Plans for separate bike and pedestrian paths and a new signalized crossing on NE Sandy Boulevard at 72nd have been whittled away as the Cully Connector project goes through yet another iteration.
The Cully Connector is the one-mile stretch of the larger 70s Greenway that will eventually connect the Rose City Park neighborhood to Brentwood Darlington and the Springwater Corridor.
While the initial plan for this project was to build a separated, “biking and walking parkway” on the wide Roseway Parkway median in the middle of 72nd Ave, PBOT scrapped that back in 2019. In its latest iteration, the Cully Connector will have a narrower, less expensive greenway design.
Here’s the news from PBOT:
Instead of separated biking and walking facilities between NE Prescott and Sumner streets, PBOT will construct a multi-use path. The early project concept included a sidewalk and separate bicycle-only facility between NE Prescott Street and NE Sumner Street (where available right of way is wider). To reduce cost, we have changed 3.5 blocks of this separated facility to a multi-use path, meaning that pedestrians and people biking will share the 12 foot-wide space. The multi-use path will still be physically separated from motor vehicle traffic. North of NE Sumner Street, the plan already included a multi-use path since available right-of-way is narrower.
Metro supplemented PBOT with $2.2 million in funding for this project from Regional Flexible Funds, which gave planners a total budget of $5.4 million. PBOT now says they aren’t able to stretch that figure to cover everything they’d originally wanted to include and new plans trim $1.5 million off the price tag.
“At my house it is just going to be a curb and probably a bunch of ugly wands instead of the grade-separated bike path we were promised.”
In an email update this week, PBOT blamed the cutbacks on, “rapidly changing pricing conditions due to supply chain challenges and increasing labor costs.”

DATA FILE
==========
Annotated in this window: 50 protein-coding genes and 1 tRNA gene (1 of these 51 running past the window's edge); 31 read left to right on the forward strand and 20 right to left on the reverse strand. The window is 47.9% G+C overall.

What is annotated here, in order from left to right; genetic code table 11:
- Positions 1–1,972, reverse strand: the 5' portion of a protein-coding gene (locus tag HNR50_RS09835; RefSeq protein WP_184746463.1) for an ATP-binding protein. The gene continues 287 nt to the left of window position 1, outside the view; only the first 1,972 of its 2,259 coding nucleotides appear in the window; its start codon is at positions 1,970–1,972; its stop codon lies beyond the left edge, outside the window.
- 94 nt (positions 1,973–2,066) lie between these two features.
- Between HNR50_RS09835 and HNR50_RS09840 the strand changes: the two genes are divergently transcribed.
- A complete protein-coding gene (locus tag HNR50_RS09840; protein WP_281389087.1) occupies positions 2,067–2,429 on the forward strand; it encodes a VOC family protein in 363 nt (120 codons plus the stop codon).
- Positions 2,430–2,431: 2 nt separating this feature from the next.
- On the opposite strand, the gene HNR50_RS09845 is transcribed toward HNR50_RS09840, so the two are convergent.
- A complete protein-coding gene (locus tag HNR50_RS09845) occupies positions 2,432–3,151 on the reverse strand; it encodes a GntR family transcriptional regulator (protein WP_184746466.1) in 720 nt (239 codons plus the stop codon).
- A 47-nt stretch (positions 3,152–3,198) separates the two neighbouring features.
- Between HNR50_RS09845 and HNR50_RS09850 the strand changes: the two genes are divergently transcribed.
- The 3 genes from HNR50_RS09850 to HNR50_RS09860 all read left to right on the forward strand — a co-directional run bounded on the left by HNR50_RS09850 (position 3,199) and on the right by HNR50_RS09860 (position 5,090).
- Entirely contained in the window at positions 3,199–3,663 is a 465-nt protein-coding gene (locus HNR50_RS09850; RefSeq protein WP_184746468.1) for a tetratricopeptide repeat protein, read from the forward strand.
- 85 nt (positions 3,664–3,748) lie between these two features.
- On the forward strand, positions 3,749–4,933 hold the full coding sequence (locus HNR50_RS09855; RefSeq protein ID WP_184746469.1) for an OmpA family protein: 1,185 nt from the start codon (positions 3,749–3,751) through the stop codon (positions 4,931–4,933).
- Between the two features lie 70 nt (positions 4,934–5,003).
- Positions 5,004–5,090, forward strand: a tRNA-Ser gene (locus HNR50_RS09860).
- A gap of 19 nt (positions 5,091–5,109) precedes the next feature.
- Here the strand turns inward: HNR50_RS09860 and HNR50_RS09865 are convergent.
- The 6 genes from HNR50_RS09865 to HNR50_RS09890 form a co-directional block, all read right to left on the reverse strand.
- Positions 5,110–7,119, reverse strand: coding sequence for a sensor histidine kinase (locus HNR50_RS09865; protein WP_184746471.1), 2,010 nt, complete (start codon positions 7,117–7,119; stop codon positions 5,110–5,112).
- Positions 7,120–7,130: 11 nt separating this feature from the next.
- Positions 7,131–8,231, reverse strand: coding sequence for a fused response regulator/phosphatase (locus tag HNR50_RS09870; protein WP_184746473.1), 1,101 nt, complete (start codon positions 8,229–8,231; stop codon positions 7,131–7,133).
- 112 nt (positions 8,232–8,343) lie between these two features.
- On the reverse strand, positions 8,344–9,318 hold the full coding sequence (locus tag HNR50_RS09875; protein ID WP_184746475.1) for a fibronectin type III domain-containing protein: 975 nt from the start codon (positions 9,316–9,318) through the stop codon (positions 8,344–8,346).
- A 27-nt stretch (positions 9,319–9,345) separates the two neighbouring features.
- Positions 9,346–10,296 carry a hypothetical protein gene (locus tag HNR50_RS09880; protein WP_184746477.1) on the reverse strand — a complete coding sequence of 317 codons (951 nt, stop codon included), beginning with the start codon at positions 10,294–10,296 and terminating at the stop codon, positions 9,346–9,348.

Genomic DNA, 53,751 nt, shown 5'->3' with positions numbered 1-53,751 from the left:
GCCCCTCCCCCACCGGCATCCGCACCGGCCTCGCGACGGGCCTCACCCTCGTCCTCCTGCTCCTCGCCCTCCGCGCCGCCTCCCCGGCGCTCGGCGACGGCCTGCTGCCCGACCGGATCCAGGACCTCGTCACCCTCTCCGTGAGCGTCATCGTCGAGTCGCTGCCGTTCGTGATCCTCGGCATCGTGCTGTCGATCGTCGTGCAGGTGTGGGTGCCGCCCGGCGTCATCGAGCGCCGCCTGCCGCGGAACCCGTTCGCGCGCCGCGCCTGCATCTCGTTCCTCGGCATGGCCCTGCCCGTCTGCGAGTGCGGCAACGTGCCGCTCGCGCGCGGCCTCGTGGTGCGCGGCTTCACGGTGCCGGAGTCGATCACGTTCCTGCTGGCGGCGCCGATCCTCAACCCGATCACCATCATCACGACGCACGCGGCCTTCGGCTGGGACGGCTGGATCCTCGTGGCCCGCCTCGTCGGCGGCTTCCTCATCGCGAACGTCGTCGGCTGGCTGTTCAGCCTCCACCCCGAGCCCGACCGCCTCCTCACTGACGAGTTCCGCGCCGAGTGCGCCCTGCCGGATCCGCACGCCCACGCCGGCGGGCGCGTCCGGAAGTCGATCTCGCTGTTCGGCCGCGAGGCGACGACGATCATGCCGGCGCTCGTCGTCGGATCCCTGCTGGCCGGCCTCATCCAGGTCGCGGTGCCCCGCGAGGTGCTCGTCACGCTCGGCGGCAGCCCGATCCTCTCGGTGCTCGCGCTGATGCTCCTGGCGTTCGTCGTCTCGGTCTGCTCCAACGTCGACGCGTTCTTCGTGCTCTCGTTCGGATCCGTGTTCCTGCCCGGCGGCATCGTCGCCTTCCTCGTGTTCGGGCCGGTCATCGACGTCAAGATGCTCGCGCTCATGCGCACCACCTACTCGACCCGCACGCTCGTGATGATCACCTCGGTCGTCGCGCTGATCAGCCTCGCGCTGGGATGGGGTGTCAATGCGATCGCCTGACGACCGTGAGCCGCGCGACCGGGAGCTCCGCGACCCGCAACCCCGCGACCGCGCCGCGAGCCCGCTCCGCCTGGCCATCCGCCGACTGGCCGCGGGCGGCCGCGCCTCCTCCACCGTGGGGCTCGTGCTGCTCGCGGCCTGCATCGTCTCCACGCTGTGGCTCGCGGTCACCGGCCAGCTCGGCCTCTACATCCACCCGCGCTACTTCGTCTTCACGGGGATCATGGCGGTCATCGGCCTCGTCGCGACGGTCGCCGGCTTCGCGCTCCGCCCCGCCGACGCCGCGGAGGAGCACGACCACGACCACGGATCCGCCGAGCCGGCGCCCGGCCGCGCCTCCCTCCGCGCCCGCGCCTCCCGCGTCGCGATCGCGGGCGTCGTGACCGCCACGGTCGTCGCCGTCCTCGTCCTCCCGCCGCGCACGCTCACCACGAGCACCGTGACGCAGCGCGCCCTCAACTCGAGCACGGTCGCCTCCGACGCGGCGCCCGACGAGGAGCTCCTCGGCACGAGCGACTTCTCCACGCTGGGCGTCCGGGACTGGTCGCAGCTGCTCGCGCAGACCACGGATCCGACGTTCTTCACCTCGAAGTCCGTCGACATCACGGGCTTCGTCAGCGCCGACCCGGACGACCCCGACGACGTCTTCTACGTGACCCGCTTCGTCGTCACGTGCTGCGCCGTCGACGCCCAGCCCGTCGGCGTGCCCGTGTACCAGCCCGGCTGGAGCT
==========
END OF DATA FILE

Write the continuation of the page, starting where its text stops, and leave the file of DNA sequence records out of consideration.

“The design team went back to the drawing board and looked for places to reduce cost while still retaining the original goals and spirit of the project,” the statement reads. “We wanted to keep the overall length of the project (NE Sandy Boulevard to NE Lombard Street) intact to avoid any gaps in the route.”
The other major cut is a signalized crossing at NE Sandy Blvd near the western leg of NE 72nd Ave. It’s currently a puzzle to figure out how to cross at the Sandy/72nd/Fremont intersection, and an added crossing would have given people another option for safely getting across Sandy. PBOT says they’ll still implement turn restrictions at that intersection to reduce conflicts.
Beyond budget constraints, this project has also faced some hurdles as a result of neighborhood contention. As we covered last year, some people in the Roseway Neighborhood weren’t excited about potential car traffic diversion changing their neighborhood. It’s unclear if the latest changes were influenced by that controversy.
One person who lives in the area reached out to express their disappointment with the new plans. “They have slashed more off what the project will provide. At my house it is just going to be a curb and probably a bunch of ugly wands instead of the grade-separated bike path we were promised. Very frustrating, and with 2 more years of inflation I expect further cuts.”
PBOT initial told the neighborhood it would be built in 2021 but now it’s not “anticipated” until 2024. The city also says the scope could continue to evolve up until that point.
Taylor has been BikePortland’s staff writer since November 2021. She has also written for Street Roots and Eugene Weekly. Contact her at firstname.lastname@example.org